Alas, this too proves to be a false peak. The author of Kings ominously interrupts the account of the temple’s construction with Solomon constructing his own palace, including a house for Pharaoh’s daughter (1 Kings 7:8). In his prayer of dedication, Solomon asks that God remember his people when they end up driven into exile for their sin (1 Kings 8:46-53). Solomon himself takes hundreds of wives and concubines and violates other guidelines for Israel’s kings as outlined in Deuteronomy 17:14-20. Upon Solomon’s death and his son Rehoboam’s coronation, the kingdom is divided within a year. The northern tribes abandon the temple and forget the ark; Jeroboam instead builds golden calves and new temples throughout his kingdom (1 Kings 12:25-33). Rehoboam establishes pagan worship in Judah’s high places and forfeits the wealth of the temple to Shishak (1 Kings 14:21-28). The rest of the book of Kings records the gradual dilapidation of the temple as Israel and Judah drift further and further into sin. 

Finally, after another four hundred years of decline, Babylon conquers Judah and destroys the temple—Israel’s lowest valley since slavery in Egypt. Jews offered songs like Psalm 74, 79, and 137 and wondered if they were still God’s chosen people. Was his presence still with them in exile? Could they be restored? The prophets answer affirmatively. Ezekiel especially gives words of comfort as he sees a vision of God on his chariot throne leaving the temple out the east gate and crossing the desert. Remarkably, God has not remained in Jerusalem. He has gone with his people into exile and he will return to Jerusalem with them.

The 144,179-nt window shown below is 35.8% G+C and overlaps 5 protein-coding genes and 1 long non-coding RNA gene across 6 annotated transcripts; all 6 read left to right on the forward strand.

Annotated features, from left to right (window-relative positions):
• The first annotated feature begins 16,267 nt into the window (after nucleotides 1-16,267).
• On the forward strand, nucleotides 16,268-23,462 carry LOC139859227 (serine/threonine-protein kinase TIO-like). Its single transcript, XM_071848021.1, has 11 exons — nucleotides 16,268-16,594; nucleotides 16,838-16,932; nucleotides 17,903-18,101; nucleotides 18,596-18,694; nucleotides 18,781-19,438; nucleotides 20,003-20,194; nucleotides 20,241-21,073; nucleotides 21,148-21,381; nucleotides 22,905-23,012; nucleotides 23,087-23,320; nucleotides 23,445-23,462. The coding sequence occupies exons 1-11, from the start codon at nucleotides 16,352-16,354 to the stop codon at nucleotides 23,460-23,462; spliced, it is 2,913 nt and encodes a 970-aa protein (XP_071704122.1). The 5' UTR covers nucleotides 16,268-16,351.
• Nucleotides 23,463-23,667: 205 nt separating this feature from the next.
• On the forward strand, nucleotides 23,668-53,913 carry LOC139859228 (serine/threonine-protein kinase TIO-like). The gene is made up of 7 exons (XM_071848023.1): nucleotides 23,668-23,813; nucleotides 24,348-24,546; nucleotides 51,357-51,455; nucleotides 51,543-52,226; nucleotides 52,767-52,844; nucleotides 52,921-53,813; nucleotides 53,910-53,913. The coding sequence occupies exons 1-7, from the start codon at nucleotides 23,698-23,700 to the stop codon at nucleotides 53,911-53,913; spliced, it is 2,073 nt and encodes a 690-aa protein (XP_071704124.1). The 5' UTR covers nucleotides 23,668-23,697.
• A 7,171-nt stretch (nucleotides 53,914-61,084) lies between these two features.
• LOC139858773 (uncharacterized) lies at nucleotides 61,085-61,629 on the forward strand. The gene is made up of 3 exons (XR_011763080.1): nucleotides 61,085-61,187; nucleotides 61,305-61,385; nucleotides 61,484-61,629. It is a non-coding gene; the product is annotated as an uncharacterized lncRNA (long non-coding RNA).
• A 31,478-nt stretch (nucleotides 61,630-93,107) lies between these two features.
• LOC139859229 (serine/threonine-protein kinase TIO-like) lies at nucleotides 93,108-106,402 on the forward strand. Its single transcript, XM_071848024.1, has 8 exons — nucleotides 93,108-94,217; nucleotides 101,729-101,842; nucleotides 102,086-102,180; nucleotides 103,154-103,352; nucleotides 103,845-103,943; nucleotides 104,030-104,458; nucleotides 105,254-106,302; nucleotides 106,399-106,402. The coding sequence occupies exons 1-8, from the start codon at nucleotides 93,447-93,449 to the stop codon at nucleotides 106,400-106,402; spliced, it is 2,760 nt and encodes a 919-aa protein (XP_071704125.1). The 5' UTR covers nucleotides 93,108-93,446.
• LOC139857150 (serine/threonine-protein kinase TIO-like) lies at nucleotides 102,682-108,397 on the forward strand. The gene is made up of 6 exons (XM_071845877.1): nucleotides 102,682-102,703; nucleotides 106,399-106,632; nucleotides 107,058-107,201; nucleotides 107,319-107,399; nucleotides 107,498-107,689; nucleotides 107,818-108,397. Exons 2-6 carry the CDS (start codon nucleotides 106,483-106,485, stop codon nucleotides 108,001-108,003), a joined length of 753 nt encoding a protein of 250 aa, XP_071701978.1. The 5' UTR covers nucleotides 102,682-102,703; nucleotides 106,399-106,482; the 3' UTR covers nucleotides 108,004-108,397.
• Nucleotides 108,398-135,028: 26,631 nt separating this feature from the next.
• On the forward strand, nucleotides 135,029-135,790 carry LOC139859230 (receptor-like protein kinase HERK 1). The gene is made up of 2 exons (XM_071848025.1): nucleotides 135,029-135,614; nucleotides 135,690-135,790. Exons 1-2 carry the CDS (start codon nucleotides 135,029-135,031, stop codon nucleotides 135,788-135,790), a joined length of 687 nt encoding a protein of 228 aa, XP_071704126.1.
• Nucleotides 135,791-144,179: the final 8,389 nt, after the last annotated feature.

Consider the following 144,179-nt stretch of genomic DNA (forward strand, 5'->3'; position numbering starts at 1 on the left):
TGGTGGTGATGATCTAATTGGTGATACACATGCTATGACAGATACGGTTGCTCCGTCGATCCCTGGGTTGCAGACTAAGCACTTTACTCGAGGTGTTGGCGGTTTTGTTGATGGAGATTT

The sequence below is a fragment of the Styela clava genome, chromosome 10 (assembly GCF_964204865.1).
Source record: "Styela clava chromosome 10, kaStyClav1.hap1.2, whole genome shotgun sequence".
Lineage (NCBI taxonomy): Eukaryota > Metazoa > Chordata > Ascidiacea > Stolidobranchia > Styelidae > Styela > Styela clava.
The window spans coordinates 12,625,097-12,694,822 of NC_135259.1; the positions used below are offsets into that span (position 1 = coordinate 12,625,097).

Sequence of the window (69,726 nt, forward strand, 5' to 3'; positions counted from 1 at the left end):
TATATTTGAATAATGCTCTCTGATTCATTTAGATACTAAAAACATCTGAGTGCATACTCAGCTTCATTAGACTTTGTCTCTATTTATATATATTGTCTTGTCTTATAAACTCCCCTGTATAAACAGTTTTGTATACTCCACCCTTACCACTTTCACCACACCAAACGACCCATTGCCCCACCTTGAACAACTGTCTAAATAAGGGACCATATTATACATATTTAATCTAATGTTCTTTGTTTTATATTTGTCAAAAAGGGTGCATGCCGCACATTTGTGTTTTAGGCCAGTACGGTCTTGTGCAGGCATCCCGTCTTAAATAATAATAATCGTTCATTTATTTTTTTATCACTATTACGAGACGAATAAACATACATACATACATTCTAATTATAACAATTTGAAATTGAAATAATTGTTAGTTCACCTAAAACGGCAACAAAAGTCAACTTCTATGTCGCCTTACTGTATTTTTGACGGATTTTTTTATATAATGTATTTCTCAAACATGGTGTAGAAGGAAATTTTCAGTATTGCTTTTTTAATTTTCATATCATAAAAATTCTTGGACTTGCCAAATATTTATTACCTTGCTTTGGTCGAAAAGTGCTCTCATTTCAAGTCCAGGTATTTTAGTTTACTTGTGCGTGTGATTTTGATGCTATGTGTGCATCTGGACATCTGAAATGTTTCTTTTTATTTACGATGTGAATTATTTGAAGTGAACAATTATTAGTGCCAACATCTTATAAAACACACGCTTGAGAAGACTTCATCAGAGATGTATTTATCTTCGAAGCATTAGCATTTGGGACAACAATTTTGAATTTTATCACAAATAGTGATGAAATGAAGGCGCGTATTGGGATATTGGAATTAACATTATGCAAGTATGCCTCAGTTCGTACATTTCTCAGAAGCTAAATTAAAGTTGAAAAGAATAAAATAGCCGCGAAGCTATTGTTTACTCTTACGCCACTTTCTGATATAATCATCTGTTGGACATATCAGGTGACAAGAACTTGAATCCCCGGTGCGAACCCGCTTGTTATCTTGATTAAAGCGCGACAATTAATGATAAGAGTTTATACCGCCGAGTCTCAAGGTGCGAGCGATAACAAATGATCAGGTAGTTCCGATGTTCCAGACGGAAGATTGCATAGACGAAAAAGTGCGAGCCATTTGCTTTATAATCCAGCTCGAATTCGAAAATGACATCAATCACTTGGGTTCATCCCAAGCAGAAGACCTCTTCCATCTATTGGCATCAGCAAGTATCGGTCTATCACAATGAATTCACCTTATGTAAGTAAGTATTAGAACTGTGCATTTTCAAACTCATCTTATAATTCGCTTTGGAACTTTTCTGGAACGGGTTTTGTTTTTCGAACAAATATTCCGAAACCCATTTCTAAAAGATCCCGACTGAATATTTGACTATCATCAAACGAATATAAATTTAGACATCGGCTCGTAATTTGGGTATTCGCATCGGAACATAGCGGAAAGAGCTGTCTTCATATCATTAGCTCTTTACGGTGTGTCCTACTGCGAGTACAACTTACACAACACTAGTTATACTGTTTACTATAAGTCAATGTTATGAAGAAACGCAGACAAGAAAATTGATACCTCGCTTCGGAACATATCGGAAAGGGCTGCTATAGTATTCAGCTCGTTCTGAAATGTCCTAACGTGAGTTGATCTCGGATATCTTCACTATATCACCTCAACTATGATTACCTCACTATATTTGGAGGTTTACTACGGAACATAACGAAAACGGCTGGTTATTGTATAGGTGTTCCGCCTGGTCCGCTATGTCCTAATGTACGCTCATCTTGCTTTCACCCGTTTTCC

Ezekiel’s most spectacular imagery comes in his description of the new temple in Ezekiel 40-48. Upon measuring the dimensions of the new temple, the prophet sees the glory of God return from the east and settle in the inner temple. The Lord says to him “this is the place of my throne and the place of the soles of my feet, where I will dwell in the midst of the people of Israel forever. And the house of Israel shall no more defile my holy name, neither they, nor their kings” (Ezekiel 43:7). The prophet foresees and the people anticipate the eschatological and eternal peak. The second temple built under the leadership of Ezra is a far cry from such expectations. Those who were present at its dedication and remembered the first temple wept because it was far smaller and shabbier. Still, the people held onto their hope that Ezekiel’s vision would come to pass. 

The Narrowing of Sanctuary

One important feature of a biblical theology of temple is the gradual narrowing of the scope of God’s sanctuary. At the start of the biblical narrative, God’s sanctuary spans the whole cosmos. The entire world was made to be a temple and the garden of Eden was the Holy of Holies. Following the Fall, God presents the whole land of Canaan as a sanctuary for Abraham’s descendants. The tabernacle becomes God’s sacred place during Moses’ leadership, but the tabernacle was portable. Even upon entry into the promised land, the tabernacle frequently moved from tribe to tribe. During David’s reign, Jerusalem becomes the centerpoint of God’s presence. Then during Solomon’s reign, the tabernacle is succeeded by the permanently local temple. The northern tribes split away and are eventually erased. The southern tribe decays until Babylon destroys Jerusalem and deports the Jews. Ezra’s temple is far shabbier than Solomon’s even at its end. 


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Is the vision of temple dwindling? Or is it perhaps focusing? The next post in this series will show the latter. Ezekiel’s prophecy builds anticipation for a day when God’s vision will again broaden even to the ends of the earth. All the hope and expectation funnels to and climaxes with a singular Person, Jesus Christ.